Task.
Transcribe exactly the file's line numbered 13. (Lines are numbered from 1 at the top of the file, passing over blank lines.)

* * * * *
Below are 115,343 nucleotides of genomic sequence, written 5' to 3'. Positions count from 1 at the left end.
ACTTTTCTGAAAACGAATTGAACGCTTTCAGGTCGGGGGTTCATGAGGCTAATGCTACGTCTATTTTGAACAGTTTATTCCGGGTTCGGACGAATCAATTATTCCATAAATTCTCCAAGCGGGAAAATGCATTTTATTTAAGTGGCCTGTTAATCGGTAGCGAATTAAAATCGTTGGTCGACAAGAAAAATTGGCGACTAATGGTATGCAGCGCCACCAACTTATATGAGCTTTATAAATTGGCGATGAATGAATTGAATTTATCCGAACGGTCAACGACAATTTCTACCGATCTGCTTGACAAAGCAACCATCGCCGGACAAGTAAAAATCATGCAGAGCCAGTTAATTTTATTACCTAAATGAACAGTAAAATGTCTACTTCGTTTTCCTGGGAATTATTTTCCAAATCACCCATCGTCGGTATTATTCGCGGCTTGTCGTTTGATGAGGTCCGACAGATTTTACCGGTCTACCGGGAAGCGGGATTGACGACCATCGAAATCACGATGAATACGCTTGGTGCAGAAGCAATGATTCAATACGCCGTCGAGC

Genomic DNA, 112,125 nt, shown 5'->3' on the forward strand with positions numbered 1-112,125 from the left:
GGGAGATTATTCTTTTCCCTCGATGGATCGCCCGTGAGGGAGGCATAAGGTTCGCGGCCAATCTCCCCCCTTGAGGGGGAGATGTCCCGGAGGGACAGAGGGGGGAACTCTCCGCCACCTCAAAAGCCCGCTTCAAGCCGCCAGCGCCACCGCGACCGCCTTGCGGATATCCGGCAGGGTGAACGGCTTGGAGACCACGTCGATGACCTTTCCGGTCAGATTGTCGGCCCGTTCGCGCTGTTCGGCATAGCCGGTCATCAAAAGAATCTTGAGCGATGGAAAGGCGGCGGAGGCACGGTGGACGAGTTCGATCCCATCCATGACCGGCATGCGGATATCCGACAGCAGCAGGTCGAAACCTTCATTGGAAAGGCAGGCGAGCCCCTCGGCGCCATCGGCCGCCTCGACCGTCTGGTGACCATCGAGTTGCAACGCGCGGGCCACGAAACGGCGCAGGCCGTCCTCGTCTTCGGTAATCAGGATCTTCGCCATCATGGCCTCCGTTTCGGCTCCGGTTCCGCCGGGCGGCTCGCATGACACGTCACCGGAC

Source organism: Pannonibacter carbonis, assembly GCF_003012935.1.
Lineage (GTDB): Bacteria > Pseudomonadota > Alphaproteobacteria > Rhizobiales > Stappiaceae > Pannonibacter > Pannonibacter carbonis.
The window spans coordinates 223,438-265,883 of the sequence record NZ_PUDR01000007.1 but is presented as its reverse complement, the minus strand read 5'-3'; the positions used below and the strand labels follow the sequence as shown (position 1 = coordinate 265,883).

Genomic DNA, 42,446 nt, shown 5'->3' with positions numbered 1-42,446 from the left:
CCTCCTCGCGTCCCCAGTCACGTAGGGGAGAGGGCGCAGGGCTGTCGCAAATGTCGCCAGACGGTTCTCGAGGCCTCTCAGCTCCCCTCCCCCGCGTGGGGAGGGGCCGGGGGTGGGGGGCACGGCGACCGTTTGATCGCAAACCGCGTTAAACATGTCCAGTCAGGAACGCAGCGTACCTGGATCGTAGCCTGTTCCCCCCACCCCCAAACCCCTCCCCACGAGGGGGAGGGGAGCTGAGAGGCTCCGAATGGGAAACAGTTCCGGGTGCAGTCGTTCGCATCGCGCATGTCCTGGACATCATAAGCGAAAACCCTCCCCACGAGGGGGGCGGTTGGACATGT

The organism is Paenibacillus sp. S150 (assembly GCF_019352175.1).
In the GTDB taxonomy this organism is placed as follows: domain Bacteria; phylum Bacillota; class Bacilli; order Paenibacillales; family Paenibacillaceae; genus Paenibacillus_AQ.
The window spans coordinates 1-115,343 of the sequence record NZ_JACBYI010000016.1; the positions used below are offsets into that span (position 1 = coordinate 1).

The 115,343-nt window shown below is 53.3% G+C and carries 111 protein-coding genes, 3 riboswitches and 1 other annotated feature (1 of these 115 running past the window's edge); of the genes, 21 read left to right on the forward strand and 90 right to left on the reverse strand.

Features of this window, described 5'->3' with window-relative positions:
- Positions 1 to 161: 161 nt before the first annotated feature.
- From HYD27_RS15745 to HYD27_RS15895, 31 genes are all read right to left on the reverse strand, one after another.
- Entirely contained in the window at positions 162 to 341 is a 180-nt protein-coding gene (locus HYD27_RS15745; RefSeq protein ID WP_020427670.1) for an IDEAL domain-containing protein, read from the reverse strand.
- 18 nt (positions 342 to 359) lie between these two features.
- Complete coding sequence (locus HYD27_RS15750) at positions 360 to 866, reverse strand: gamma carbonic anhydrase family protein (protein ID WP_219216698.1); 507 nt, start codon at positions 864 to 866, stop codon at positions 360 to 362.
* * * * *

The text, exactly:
The 115,343-nt window shown below is 53.3% G+C and carries 111 protein-coding genes, 3 riboswitches and 1 other annotated feature (1 of these 115 running past the window's edge); of the genes, 21 read left to right on the forward strand and 90 right to left on the reverse strand.